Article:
Wood decay and falling trees are of great concern

Jean Williams-Woodward, UGA Extension Plant Pathologist

Damage from past years of drought has taken a toll on our trees. Drought stress, construction injury, soil compaction and root girdling injures tree roots and provides an entry point for wood decay fungi. Storm damage, improper pruning, and wounding of trunks and branches also leads to wood decay fungi entry and infection.

Wood decay fungi can be classified into two broad categories: white-rot and brown-rot fungi.

White-rotters are those fungi that rapidly breakdown lignin and eventually cellulose. The infected wood becomes soft, spongy and stringy. It is usually a root and butt rot by a white-rot fungus that causes hardwood trees to fail and fall (see images of Inonotus dryadeus).

Brown-rotters are those fungi that breakdown cellulose and eventually lignin. Wood crumbles and shrinks. These rots are often referred to as a cubical or dry rot.

Regardless of the type of rot and what fungus is infecting the tree, if you see conks or mushrooms growing on the tree trunk or root flare, then the tree is in advanced stages of infection and decay and there is a concern for possible tree failure. It takes years for infection and growth of the fungus in the wood to produce outward signs of conks and mushrooms.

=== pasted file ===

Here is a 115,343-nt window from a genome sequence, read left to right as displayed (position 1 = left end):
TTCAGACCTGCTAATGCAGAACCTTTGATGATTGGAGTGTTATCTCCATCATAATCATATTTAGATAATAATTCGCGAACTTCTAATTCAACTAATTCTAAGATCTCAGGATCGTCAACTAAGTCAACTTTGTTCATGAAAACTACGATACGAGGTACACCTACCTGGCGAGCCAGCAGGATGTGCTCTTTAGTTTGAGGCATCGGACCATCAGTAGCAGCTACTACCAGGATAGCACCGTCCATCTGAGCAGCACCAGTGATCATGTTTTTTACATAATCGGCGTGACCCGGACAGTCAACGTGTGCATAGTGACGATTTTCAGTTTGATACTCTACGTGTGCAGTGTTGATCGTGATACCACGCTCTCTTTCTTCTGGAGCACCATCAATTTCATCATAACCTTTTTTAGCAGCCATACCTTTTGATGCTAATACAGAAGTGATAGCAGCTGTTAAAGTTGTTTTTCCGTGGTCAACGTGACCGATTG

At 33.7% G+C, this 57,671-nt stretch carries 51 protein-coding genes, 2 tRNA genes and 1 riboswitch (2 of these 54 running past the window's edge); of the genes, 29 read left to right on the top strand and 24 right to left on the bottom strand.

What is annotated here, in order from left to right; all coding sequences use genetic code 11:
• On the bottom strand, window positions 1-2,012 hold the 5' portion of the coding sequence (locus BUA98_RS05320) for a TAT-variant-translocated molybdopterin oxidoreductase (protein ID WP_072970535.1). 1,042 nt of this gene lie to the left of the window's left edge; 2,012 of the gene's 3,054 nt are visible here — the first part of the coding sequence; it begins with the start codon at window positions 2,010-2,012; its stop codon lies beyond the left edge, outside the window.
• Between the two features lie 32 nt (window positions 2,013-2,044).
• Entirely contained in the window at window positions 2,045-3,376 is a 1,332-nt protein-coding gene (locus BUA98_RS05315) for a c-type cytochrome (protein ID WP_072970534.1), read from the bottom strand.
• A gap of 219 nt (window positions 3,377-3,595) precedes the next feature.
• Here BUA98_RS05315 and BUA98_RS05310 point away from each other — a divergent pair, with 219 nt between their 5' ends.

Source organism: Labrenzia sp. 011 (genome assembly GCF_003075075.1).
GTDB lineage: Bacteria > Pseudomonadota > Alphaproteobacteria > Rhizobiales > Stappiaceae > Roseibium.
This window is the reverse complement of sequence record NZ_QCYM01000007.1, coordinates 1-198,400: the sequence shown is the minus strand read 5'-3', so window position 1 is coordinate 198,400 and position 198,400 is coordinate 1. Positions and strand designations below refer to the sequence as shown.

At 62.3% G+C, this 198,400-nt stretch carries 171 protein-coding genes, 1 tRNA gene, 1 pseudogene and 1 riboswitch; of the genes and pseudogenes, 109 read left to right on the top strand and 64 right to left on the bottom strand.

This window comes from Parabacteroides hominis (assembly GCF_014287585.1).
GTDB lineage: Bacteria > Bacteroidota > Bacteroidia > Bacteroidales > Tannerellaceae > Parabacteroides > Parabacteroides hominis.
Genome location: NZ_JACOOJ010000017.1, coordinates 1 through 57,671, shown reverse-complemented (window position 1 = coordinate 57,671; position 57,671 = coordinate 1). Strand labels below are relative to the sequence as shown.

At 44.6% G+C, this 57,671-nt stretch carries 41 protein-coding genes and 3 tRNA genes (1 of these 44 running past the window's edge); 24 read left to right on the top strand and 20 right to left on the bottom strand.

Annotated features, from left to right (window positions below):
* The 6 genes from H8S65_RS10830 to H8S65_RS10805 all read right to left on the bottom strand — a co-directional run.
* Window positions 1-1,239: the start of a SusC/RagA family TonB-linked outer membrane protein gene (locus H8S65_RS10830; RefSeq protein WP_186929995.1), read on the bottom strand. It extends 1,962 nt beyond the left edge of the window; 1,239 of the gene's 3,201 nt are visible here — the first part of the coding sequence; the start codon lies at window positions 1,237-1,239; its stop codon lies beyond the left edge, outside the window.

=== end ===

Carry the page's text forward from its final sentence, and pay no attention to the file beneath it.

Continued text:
At present, methods to accurately detect how much rot is present in the wood do not exist. There are methods to detect internal cavities in trees to determine the thickness of a trunk shell, but measurements of spongy wood is difficult. There is no cure for wood decay. The best management approach is preventing injury to trunks, branches, and roots.

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